Barnaby Rudge in Volume Three of Master Humphrey's Clock (originally Part 51). The 1849 Bradbury and Evans two-volume edition: head of 10. Running Head: "Master Humphrey's Clock" (11). [Click on the images to enlarge them.]— Headpiece for Chap. XIV; eleventh regular plate by Hablot Knight Browne (Phiz). 3 April 1841 (instalment 8). Wood engraving, 3 ¾ x 4 ½ inches (5.7 cm high by x 11.7 cm wide), vignetted. This fifteenth illustration also marks the opening of the third monthly number of Dickens's
Context of the Illustration: Mr. Haredale interrupts the Lovers' Interview
Almost at the same instant a heavy hand was laid upon her arm, Edward felt himself thrust away, and Mr. Haredale stood between them.
He regarded the young man sternly without removing his hat; with one hand clasped his niece, and with the other, in which he held his riding-whip, motioned him towards the door. The young man drew himself up, and returned his gaze.
"This is well done of you, sir, to corrupt my servants, and enter my house unbidden and in secret, like a thief!" said Mr Haredale. "Leave it, sir, and return no more."
"Miss Haredale’s presence," returned the young man, "and your relationship to her, give you a licence which, if you are a brave man, you will not abuse. You have compelled me to this course, and the fault is yours — not mine."
"It is neither generous, nor honourable, nor the act of a true man to play the spy," said Edward. "Your words imply dishonour, and I reject them with the scorn they merit."
"You will find" said Mr. Haredale, calmly, "your trusty go-between in waiting at the gate by which you entered. I have played no spy’s part, sir. I chanced to see you pass the gate, and followed. You might have heard me knocking for admission, had you been less swift of foot, or lingered in the garden. Please to withdraw. Your presence here is offensive to me and distressful to my niece." As he said these words, he passed his arm about the waist of the terrified and weeping girl, and drew her closer to him; and though the habitual severity of his manner was scarcely changed, there was yet apparent in the action an air of kindness and sympathy for her distress.
"Mr. Haredale," said Edward, "your arm encircles her on whom I have set my every hope and thought, and to purchase one minute’s happiness for whom I would gladly lay down my life; this house is the casket that holds the precious jewel of my existence. Your niece has plighted her faith to me, and I have plighted mine to her. What have I done that you should hold me in this light esteem, and give me these discourteous words?"
"You have done that, sir," answered Mr. Haredale, "which must be undone. You have tied a lover’s-knot here which must be cut asunder. Take good heed of what I say. Must. I cancel the bond between ye. I reject you, and all of your kith and kin — all the false, hollow, heartless stock."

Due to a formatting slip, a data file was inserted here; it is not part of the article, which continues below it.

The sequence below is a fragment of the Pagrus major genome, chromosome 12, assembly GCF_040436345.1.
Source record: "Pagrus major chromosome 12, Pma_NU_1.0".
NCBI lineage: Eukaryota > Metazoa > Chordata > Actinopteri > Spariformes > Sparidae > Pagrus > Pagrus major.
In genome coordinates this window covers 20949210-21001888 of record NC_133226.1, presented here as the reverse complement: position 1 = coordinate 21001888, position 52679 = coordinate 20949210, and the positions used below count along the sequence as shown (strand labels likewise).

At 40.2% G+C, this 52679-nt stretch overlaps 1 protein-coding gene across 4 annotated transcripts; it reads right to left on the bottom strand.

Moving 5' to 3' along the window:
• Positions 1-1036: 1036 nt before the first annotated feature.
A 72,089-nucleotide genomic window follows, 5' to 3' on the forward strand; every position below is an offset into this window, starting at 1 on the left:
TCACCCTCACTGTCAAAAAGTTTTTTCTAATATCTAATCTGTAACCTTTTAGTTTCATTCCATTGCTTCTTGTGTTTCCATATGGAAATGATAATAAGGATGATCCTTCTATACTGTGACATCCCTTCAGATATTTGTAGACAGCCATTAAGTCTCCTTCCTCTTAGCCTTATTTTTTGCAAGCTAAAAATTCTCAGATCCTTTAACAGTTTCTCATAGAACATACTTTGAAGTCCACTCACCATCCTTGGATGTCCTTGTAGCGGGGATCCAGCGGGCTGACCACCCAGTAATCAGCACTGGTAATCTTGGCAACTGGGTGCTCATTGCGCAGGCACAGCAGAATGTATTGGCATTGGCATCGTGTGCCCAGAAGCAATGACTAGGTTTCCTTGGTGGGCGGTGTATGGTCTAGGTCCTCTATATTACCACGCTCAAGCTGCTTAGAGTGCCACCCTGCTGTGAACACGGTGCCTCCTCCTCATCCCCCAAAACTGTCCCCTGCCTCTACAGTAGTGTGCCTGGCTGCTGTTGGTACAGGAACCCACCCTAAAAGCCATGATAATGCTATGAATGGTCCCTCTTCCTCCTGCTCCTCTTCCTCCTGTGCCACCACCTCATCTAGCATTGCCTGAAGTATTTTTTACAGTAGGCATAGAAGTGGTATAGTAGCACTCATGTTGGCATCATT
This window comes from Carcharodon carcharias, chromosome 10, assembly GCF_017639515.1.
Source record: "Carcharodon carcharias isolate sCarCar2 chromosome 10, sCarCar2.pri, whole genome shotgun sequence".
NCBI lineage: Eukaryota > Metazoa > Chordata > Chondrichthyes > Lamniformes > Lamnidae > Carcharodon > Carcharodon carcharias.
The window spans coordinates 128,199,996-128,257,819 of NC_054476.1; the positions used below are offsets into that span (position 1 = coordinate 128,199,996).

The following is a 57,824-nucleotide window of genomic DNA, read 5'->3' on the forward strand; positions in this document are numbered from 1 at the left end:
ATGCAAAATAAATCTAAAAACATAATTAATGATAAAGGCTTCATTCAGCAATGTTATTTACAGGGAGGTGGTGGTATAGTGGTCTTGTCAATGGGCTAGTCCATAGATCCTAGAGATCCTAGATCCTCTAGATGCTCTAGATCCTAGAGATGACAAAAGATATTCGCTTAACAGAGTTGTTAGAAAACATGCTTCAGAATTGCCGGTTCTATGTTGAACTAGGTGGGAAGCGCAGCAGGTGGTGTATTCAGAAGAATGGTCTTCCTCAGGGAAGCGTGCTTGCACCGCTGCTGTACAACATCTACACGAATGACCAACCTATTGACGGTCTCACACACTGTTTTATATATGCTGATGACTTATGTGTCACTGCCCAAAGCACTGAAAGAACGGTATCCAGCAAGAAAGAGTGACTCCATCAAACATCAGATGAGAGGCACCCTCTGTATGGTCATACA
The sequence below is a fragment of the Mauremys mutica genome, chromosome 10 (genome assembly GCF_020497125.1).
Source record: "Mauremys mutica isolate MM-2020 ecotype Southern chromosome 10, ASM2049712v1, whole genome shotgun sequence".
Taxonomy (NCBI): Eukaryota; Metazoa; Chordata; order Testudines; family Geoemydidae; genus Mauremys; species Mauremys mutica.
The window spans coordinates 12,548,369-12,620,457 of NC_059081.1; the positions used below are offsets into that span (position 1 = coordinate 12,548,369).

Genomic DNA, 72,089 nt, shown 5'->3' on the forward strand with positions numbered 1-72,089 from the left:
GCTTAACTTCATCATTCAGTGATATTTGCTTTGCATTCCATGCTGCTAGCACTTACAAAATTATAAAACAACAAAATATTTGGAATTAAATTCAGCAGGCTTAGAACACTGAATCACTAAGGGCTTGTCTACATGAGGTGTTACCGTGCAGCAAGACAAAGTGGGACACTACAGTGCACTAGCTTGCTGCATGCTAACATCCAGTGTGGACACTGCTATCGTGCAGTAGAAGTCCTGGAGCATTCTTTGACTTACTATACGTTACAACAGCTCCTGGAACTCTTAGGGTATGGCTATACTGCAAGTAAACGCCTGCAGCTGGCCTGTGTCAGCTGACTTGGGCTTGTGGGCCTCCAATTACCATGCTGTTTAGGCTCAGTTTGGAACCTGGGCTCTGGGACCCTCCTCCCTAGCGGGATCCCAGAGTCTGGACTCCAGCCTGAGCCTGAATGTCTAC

"High words, sir," said Edward, scornfully. [Chapter the Fourteenth, Vol. III, 10-11]
Harry Furniss's version of the guardian's confronting the lover: Mr. Harefield dismisses Edward (1910).
Phiz has utilized Dickens's description of the setting, the long gallery of the Haredale mansion, in considerable deyail: "an old and gloomy hall, whose walls were ornamented with rusty suits of armour, antlers, weapons of the chase, and suchlike garniture" (10), so that the reader encounters Dickens's description and Phiz's realisation of it almost simultaneously. Indeed, throughout the interview the reader has his or her eye constantly on the illustration. A funereal suit of fifteenth-century armour (right) seems to suggest that Haredale is supporting the honour of his house and ancestors as he gestures with his riding-crop, symbol of his aristocratic authority. Nothing daunted by the command to quit the premises, young Edward Chester hauntily places his hand on his hip in defiance. The weapons behind him may imply that this confrontation may go beyond mere words. Emma clings to her uncle for support, "terrified and weeping," but is not entirely the "weak and trusting girl" that her uncle believes her to be. In this Romeo-and-Juliet dispute between the two aristocratic houses Mr. Haredale has underestimated his niece — and Phiz's description of her submissiveness here is somewhat misleading.
Related Material including Other Illustrated Editions of Barnaby Rudge
- Dickens's Barnaby Rudge (homepage)
- Cattermole and Phiz: The First illustrators: A Team Effort by "The Clock Works" (1841)
- Cattermole's seventeen illustrations (13 Feb.-27 Nov. 1841)
- Felix Octavius Carr Darley's six illustrations (1865 and 1888)
- Sol Eytinge, Jr.'s ten Diamond Edition illustrations (1867)
- Fred Barnard's 46 illustrations for the Household Edition (1874)
- A. H. Buckland's six illustrations for the Collins' Clear-Type Edition (1900)
- Harry Furniss's 28 illustrations for The Charles Dickens Library Edition (1910)
Scanned image and text by Philip V. Allingham. [You may use this image without prior permission for any scholarly or educational purpose as long as you (1) credit the person who scanned the image and (2) link your document to this URL in a web document or cite the Victorian Web in a print one.]
Dickens, Charles. Barnaby Rudge. Illustrated by Hablot K. Browne ('Phiz') and George Cattermole. London: Chapman and Hall, 1841; rpt., Bradbury & Evans, 1849.
________. Barnaby Rudge. Illustrated by Harry Furniss. The Charles Dickens Library Edition. London: Educational Book Company, 1910. VI.
Hammerton, J. A. "Ch. XIV. Barnaby Rudge." The Dickens Picture-Book. The Charles Dickens Library Edition, illustrated by Harry Furniss. London: Educational Book Co., 1910. 213-55.
Vann, J. Don. "Charles Dickens. Barnaby Rudge in Master Humphrey's Clock, 13 February-27 November 1841." New York: MLA, 1985. 65-66.
Created 5 July 2002
Last modified 3 December 2020